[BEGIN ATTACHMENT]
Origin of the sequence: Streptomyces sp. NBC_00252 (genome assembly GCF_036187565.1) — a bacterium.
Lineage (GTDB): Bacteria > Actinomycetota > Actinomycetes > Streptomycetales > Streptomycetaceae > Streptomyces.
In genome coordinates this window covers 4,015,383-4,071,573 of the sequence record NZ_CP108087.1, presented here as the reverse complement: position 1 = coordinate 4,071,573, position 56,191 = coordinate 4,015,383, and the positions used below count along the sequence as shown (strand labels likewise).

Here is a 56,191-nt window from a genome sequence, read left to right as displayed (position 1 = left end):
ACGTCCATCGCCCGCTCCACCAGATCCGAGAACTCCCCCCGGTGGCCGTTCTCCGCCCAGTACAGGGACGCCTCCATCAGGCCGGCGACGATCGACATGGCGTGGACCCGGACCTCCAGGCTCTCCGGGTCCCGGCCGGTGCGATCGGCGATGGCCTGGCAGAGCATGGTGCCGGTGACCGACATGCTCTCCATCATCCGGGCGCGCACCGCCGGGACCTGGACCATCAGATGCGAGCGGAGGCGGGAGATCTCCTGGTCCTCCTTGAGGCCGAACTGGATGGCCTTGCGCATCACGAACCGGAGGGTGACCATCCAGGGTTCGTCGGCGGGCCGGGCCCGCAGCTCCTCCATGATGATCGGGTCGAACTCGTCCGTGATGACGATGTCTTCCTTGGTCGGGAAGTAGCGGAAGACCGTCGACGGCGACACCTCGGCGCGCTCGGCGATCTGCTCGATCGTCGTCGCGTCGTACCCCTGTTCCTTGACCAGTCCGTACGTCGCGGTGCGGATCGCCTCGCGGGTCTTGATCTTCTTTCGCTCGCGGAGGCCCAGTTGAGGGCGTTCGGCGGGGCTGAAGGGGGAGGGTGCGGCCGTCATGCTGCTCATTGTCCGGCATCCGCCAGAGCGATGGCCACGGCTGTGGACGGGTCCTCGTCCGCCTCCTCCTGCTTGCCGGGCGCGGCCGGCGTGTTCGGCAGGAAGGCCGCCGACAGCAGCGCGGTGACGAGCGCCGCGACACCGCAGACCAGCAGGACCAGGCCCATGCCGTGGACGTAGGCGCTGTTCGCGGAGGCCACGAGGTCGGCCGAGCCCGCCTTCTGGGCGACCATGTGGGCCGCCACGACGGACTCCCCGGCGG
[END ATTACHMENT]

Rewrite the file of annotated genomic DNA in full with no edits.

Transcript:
Origin of the sequence: Streptomyces sp. NBC_00252 (genome assembly GCF_036187565.1) — a bacterium.
Lineage (GTDB): Bacteria > Actinomycetota > Actinomycetes > Streptomycetales > Streptomycetaceae > Streptomyces.
In genome coordinates this window covers 4,015,383-4,071,573 of the sequence record NZ_CP108087.1, presented here as the reverse complement: position 1 = coordinate 4,071,573, position 56,191 = coordinate 4,015,383, and the positions used below count along the sequence as shown (strand labels likewise).

Here is a 56,191-nt window from a genome sequence, read left to right as displayed (position 1 = left end):
ACGTCCATCGCCCGCTCCACCAGATCCGAGAACTCCCCCCGGTGGCCGTTCTCCGCCCAGTACAGGGACGCCTCCATCAGGCCGGCGACGATCGACATGGCGTGGACCCGGACCTCCAGGCTCTCCGGGTCCCGGCCGGTGCGATCGGCGATGGCCTGGCAGAGCATGGTGCCGGTGACCGACATGCTCTCCATCATCCGGGCGCGCACCGCCGGGACCTGGACCATCAGATGCGAGCGGAGGCGGGAGATCTCCTGGTCCTCCTTGAGGCCGAACTGGATGGCCTTGCGCATCACGAACCGGAGGGTGACCATCCAGGGTTCGTCGGCGGGCCGGGCCCGCAGCTCCTCCATGATGATCGGGTCGAACTCGTCCGTGATGACGATGTCTTCCTTGGTCGGGAAGTAGCGGAAGACCGTCGACGGCGACACCTCGGCGCGCTCGGCGATCTGCTCGATCGTCGTCGCGTCGTACCCCTGTTCCTTGACCAGTCCGTACGTCGCGGTGCGGATCGCCTCGCGGGTCTTGATCTTCTTTCGCTCGCGGAGGCCCAGTTGAGGGCGTTCGGCGGGGCTGAAGGGGGAGGGTGCGGCCGTCATGCTGCTCATTGTCCGGCATCCGCCAGAGCGATGGCCACGGCTGTGGACGGGTCCTCGTCCGCCTCCTCCTGCTTGCCGGGCGCGGCCGGCGTGTTCGGCAGGAAGGCCGCCGACAGCAGCGCGGTGACGAGCGCCGCGACACCGCAGACCAGCAGGACCAGGCCCATGCCGTGGACGTAGGCGCTGTTCGCGGAGGCCACGAGGTCGGCCGAGCCCGCCTTCTGGGCGACCATGTGGGCCGCCACGACGGACTCCCCGGCGG